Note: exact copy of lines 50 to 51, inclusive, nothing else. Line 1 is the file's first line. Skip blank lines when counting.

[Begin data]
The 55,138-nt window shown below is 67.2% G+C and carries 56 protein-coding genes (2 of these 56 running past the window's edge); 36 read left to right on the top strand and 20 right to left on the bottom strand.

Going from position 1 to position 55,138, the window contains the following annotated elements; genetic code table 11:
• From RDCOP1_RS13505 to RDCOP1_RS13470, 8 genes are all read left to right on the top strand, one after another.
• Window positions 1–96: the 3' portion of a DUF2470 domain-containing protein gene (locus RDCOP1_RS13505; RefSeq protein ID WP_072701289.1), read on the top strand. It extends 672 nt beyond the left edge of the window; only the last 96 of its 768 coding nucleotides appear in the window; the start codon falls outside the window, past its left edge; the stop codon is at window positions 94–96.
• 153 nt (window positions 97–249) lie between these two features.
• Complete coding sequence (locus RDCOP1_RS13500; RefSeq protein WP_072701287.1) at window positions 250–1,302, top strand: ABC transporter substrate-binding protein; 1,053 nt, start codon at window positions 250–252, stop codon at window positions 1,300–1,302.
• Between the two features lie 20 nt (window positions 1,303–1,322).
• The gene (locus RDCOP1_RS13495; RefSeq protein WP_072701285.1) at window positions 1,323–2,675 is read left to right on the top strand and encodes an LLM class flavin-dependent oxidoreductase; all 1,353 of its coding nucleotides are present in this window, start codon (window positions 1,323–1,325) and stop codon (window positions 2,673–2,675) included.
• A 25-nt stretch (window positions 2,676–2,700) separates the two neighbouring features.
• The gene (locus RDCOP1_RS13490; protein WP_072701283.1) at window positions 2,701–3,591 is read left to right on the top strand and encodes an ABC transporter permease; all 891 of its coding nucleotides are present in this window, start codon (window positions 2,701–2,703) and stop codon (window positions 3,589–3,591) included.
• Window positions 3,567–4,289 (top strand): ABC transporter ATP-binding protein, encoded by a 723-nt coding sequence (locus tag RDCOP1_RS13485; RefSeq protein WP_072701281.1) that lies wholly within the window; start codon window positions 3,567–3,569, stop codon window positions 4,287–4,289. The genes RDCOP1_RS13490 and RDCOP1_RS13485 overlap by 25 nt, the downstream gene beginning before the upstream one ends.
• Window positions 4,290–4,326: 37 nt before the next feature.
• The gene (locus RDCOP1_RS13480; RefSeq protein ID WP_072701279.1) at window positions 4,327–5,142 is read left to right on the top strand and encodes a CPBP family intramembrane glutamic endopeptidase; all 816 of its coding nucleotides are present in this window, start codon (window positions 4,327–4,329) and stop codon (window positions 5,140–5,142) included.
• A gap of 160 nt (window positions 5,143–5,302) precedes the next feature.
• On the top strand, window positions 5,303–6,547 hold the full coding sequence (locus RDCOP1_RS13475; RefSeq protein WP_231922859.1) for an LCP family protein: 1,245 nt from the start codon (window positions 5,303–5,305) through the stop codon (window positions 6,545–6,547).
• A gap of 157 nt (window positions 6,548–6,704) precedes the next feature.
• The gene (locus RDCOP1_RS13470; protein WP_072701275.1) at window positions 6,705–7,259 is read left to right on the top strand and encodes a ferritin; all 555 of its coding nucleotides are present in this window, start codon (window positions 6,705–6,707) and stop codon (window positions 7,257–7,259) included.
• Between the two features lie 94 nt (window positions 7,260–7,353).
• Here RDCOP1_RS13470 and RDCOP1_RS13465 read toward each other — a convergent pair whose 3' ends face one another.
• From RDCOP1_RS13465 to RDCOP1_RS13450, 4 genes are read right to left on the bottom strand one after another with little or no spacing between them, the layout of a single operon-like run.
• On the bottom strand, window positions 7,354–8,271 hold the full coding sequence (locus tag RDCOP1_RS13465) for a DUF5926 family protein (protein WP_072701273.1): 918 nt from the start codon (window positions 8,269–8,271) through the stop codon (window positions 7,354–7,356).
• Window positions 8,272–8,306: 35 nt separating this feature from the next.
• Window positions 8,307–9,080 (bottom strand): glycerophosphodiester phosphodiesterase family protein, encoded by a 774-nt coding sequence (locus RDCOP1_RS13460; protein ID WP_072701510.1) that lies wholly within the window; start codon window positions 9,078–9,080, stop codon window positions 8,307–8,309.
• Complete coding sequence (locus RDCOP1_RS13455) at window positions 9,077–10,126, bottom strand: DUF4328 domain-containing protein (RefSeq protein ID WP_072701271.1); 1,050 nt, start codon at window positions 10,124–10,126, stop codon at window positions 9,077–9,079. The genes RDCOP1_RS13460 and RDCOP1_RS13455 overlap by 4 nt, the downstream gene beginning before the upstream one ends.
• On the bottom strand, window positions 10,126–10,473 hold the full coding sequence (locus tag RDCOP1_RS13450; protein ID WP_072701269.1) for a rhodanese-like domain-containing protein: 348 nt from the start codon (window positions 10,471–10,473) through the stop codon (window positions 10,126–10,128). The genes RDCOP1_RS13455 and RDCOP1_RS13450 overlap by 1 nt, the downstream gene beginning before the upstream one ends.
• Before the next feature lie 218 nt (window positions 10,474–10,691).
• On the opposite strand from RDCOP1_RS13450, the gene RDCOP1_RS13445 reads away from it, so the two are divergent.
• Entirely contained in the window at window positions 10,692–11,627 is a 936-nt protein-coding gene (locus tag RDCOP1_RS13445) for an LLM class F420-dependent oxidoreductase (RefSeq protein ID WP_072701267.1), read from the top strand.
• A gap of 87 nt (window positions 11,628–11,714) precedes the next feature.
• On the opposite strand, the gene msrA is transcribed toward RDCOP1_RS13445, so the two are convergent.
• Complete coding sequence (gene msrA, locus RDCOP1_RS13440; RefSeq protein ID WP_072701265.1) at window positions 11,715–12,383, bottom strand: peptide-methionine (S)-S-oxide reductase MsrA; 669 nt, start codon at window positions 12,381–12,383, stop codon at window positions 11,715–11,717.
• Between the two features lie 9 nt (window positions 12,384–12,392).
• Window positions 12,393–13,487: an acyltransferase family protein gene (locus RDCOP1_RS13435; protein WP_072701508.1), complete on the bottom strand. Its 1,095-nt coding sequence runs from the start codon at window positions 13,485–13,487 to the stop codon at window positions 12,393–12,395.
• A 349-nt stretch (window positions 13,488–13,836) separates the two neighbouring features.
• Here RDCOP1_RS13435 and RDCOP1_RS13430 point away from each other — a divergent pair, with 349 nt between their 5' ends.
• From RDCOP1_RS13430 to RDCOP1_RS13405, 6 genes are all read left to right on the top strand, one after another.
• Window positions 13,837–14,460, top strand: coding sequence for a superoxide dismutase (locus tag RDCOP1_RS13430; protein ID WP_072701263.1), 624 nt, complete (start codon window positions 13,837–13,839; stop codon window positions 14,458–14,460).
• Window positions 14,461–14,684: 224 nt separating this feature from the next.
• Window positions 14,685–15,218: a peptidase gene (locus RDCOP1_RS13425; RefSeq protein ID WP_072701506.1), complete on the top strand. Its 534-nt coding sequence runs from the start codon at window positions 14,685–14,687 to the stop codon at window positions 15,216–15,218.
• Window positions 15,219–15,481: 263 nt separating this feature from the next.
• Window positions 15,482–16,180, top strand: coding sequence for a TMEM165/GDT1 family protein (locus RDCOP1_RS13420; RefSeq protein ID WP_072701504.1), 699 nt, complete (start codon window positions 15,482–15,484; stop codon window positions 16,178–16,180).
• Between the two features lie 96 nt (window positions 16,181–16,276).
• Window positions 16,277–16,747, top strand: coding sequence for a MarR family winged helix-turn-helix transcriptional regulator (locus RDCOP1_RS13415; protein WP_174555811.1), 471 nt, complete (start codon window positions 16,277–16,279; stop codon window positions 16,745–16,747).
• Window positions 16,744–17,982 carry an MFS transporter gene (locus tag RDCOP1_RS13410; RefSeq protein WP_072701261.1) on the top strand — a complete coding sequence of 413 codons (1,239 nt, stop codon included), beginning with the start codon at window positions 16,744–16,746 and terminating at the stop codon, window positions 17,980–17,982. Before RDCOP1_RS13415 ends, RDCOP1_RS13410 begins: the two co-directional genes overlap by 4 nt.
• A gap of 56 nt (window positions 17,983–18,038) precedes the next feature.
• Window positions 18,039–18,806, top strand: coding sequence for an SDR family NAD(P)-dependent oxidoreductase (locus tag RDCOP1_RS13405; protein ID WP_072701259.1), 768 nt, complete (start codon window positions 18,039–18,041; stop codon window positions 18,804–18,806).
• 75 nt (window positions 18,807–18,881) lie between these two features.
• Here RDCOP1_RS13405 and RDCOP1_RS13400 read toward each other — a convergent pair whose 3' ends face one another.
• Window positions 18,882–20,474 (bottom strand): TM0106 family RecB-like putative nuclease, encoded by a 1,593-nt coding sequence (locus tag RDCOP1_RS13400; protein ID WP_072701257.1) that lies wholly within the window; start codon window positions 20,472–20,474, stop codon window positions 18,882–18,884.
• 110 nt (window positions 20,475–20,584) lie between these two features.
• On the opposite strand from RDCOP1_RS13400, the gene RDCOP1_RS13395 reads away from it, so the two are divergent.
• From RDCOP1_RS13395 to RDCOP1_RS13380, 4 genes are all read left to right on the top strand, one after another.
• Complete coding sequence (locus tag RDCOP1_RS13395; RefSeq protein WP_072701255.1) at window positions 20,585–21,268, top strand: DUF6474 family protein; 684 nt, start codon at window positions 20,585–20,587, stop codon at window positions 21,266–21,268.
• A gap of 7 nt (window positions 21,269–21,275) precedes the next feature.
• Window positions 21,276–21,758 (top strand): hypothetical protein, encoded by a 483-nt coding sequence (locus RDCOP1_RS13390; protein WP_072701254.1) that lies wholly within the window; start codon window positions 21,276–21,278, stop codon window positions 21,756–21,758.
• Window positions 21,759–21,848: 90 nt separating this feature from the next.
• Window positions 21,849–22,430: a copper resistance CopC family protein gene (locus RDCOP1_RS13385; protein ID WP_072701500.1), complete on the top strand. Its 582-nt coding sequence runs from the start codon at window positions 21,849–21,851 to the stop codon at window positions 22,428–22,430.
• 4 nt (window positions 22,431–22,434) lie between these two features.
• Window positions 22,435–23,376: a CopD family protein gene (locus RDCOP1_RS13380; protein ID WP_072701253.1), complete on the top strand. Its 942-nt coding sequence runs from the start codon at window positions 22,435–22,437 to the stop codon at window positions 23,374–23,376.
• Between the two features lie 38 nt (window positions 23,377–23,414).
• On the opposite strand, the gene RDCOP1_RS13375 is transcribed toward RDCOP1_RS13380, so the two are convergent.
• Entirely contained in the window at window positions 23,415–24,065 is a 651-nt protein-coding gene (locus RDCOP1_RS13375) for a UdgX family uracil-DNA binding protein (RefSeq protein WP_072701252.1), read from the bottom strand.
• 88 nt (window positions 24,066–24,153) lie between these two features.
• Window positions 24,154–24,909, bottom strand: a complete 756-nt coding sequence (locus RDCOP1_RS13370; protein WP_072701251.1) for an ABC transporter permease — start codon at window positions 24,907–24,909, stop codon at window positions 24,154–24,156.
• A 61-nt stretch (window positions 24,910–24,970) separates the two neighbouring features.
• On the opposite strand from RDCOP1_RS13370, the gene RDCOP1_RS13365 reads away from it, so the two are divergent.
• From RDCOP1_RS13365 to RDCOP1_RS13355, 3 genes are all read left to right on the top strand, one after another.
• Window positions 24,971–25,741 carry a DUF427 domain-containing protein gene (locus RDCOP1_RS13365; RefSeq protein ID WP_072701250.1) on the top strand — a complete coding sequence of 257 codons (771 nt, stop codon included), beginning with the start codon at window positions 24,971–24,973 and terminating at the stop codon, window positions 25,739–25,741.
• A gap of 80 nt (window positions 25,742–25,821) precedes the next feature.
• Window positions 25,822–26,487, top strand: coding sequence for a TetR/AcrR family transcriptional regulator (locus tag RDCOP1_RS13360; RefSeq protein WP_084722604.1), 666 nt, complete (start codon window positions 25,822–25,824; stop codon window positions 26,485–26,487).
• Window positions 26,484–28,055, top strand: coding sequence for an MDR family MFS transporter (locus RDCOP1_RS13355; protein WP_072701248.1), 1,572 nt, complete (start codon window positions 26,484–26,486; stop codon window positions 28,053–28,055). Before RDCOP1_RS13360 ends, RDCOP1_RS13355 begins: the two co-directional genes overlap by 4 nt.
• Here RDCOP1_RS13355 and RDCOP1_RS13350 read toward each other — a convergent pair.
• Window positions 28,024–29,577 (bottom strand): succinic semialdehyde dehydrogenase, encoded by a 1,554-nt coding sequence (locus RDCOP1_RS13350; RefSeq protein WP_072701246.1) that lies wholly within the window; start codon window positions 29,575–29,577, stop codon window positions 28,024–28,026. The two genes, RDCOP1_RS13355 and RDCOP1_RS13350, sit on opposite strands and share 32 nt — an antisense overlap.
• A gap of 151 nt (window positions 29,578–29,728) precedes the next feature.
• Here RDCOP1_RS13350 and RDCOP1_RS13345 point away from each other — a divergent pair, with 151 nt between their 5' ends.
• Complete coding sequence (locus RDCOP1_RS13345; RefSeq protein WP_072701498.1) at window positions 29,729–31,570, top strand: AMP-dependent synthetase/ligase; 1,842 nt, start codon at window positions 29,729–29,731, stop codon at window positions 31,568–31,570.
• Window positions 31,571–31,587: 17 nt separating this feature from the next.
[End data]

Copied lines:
• 110 nt (window positions 20,475–20,584) lie between these two features.
• On the opposite strand from RDCOP1_RS13400, the gene RDCOP1_RS13395 reads away from it, so the two are divergent.